Here Are 8 Ways 'Insatiable' Totally Misses The Mark

When I first heard about The CW pilot that was sold to Netflix, I was intrigued. By the time the trailer for Insatiable was released, however, I had little desire to watch it. The series centers around a high school student named Patty (Debby Ryan), who’s bullied for being overweight until she finds sudden popularity after dropping some pounds. Insatiable showcases Patty as a “former fatty,” ready for payback against her bullies. Disgraced attorney Bob Armstrong (Dallas Roberts) sees her potential as a beauty queen and begins coaching Patty. However, Armstrong and his wife Coralee (Alyssa Milano) have no idea how deep Patty’s rage goes, and how far she’s willing to go to exact revenge.

Not only does Insatiable glorify eating disorders, but it also promotes fat-shaming. It’s no surprise a series so offensive would mobilize viewers to start a petition asking Netflix to take it off the air. The petition on has garnered over 200 thousand signatures since the trailer originally dropped in July, calling the program “tone-deaf.”

In spite of all the media hoopla, I wanted to give Insatiable a fair shot and see if it’s really as problematic as the trailer makes it out to be. Four minutes into the pilot and I had my answer: A resounding yes. Keep reading for a comprehensive look at all the ways Insatiable is a problematic mess.

1. The Fat Suit From Hell

Insatiable glorifies beauty pageants and physical beauty over all else, and that fat suit is like a glaring blister in the eye. Do we really need another show about someone who loses weight so she can become popular, pretty, and worthy? Why couldn’t Netflix hire a strong, confident, plus-size actress and make a coming-of-age series about how she thrives in her own skin, bullies be damned?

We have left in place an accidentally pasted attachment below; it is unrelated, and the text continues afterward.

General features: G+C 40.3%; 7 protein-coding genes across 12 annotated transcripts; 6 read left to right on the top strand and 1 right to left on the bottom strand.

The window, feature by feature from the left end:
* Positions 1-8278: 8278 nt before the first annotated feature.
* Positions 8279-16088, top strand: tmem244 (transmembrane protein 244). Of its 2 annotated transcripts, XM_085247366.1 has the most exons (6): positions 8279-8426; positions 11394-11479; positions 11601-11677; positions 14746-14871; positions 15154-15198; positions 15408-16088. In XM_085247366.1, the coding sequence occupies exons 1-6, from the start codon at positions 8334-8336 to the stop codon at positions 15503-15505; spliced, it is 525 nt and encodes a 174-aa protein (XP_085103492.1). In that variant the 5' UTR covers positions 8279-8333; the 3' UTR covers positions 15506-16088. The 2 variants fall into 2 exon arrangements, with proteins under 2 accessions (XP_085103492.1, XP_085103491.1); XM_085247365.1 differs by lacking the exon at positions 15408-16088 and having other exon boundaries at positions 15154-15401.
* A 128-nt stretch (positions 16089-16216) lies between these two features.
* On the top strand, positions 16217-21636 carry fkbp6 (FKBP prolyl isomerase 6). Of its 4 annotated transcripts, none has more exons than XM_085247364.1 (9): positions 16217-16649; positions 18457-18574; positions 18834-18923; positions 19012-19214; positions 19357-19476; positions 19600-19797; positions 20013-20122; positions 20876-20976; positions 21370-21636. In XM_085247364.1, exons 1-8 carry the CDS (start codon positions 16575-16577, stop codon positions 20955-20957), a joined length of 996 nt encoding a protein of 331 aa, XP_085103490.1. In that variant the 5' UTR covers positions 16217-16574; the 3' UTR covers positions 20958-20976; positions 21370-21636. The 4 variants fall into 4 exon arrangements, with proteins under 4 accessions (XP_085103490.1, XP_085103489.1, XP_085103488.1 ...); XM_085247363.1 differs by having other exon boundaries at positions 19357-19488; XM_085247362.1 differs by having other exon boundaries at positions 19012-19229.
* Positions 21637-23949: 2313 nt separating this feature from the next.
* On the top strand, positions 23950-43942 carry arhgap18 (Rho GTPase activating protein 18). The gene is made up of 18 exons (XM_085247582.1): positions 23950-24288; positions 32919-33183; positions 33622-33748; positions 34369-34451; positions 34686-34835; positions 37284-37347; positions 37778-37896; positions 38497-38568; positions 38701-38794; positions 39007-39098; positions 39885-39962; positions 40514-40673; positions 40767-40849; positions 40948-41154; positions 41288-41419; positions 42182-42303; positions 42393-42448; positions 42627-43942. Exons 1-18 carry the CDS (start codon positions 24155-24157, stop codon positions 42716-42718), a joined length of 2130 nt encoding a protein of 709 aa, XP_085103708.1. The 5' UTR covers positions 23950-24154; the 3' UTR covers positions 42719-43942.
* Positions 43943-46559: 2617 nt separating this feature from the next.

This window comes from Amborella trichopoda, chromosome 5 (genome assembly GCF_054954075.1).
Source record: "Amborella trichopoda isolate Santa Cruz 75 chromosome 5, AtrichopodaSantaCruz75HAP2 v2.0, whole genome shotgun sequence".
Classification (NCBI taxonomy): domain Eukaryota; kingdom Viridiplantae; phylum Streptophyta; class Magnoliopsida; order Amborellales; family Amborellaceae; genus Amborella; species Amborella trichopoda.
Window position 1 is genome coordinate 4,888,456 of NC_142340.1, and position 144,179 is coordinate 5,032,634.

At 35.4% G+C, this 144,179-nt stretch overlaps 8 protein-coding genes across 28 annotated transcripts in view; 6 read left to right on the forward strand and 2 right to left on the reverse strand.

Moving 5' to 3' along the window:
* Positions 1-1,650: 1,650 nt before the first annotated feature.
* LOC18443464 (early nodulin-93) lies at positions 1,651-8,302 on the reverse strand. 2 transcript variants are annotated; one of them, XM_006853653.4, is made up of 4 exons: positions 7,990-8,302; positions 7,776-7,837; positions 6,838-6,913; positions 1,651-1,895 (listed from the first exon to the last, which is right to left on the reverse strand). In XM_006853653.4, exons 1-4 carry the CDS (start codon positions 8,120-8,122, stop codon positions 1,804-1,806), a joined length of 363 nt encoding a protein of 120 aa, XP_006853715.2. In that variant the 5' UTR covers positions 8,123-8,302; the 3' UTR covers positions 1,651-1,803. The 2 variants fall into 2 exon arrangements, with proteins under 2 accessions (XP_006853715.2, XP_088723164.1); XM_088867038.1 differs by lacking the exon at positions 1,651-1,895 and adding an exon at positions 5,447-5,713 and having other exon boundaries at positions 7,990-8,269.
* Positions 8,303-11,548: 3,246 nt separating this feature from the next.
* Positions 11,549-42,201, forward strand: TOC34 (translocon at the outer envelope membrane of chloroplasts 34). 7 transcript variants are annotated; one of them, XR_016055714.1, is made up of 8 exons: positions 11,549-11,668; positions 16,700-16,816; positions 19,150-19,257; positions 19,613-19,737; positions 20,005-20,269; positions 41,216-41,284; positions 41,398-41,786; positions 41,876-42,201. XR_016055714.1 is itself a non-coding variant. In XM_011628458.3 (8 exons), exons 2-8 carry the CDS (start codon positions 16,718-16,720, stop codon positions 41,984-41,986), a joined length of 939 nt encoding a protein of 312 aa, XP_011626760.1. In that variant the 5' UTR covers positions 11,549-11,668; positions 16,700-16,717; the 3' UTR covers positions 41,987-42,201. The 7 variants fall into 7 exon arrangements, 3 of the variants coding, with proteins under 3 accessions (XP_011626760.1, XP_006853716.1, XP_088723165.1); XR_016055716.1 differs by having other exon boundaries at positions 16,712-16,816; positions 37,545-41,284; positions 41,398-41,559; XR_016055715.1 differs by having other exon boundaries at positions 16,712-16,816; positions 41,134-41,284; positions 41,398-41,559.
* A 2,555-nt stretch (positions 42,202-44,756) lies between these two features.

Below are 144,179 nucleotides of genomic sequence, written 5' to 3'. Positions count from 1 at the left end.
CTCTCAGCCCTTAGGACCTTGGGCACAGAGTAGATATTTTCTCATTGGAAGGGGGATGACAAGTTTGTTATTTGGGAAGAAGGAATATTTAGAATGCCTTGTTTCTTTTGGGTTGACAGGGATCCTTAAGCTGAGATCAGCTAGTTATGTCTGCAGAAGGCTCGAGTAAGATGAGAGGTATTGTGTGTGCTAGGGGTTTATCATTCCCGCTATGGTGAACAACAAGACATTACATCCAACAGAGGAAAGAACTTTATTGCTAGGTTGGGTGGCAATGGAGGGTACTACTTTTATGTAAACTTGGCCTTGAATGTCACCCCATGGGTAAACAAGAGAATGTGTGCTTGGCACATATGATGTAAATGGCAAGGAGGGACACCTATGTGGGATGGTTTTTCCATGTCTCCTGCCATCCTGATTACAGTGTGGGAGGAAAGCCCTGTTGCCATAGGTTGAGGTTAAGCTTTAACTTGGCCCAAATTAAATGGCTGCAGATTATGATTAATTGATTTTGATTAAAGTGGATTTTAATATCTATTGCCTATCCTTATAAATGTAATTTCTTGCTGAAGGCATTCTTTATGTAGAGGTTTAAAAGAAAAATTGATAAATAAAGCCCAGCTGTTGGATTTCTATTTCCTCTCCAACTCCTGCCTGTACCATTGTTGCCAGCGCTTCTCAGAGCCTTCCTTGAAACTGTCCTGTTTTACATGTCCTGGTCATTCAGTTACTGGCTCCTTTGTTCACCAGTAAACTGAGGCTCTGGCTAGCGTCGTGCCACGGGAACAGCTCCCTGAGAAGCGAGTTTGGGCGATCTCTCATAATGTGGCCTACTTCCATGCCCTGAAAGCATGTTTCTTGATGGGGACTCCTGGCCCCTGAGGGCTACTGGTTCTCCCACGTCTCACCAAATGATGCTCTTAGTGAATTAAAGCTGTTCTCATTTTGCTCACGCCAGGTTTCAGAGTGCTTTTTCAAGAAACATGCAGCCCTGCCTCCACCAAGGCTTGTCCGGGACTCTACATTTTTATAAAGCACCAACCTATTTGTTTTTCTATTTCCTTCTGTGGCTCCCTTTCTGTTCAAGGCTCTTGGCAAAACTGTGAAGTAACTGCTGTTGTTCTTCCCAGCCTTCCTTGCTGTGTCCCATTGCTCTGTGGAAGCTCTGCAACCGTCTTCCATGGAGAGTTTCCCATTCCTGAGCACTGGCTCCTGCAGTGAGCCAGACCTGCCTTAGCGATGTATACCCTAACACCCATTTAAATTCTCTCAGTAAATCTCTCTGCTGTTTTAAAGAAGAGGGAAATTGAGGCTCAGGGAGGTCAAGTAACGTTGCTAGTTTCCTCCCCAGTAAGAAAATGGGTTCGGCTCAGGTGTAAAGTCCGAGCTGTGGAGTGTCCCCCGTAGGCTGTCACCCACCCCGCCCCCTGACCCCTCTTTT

2. Who really thinks “skinny is magic”?

Three months after getting punched and having her jaw wired shut, Patty is unable to eat so she rapidly loses weight. Clearly, this is not a safe way to shed some pounds, and it sends a bad message to the younger audience. What’s worse is Ryan is a former Disney channel star with a lot of impressionable fans. Starring in a series where her character is afraid to eat so she can stay thin and beautiful definitely sends the wrong message.

While Patty does have moments of humanity, like when she breaks down with her body image struggles, those are quickly swept aside and forgotten. In fact, the series doesn’t hold back on criticizing a variety of body types. Whether you’re curvier or slender, Insatiable fails to understand people’s relationship with food. The stereotype of a fat girl polishing off an entire cake alone is trite. That is hardly representative of any girl who struggles with her weight, or enjoys food, or doesn’t fit into rigid beauty standards projected by the media.

3 . Newsflash: Women can actually support each other!

Do women really need to be fighting each other? Why can’t we can’t show strong women supporting and empowering each other instead?

It’s 2018 and we are long past the archaic notion that two women need to brawl on camera in the name of comedy. I’d rather see two women lift each other up and become self-sufficient. I don’t want to see women cat-fighting or in competition with each other. I’m so over it.

There are enough seats for all of us at the table.

4. It’s time to shame everyone.

Episode 5, which is aptly titled “Bikinis and Bitches,” not only slut-shames women, but it goes one step further and over-sexualizes them. (Oh, the irony is not lost on us!) By using female bodies as props, Insatiable steers us into dangerous territory. Why do only thin women show up to support people recovering from eating disorders? This is an issue “Bikinis and Bitches” doesn’t even bother to explain.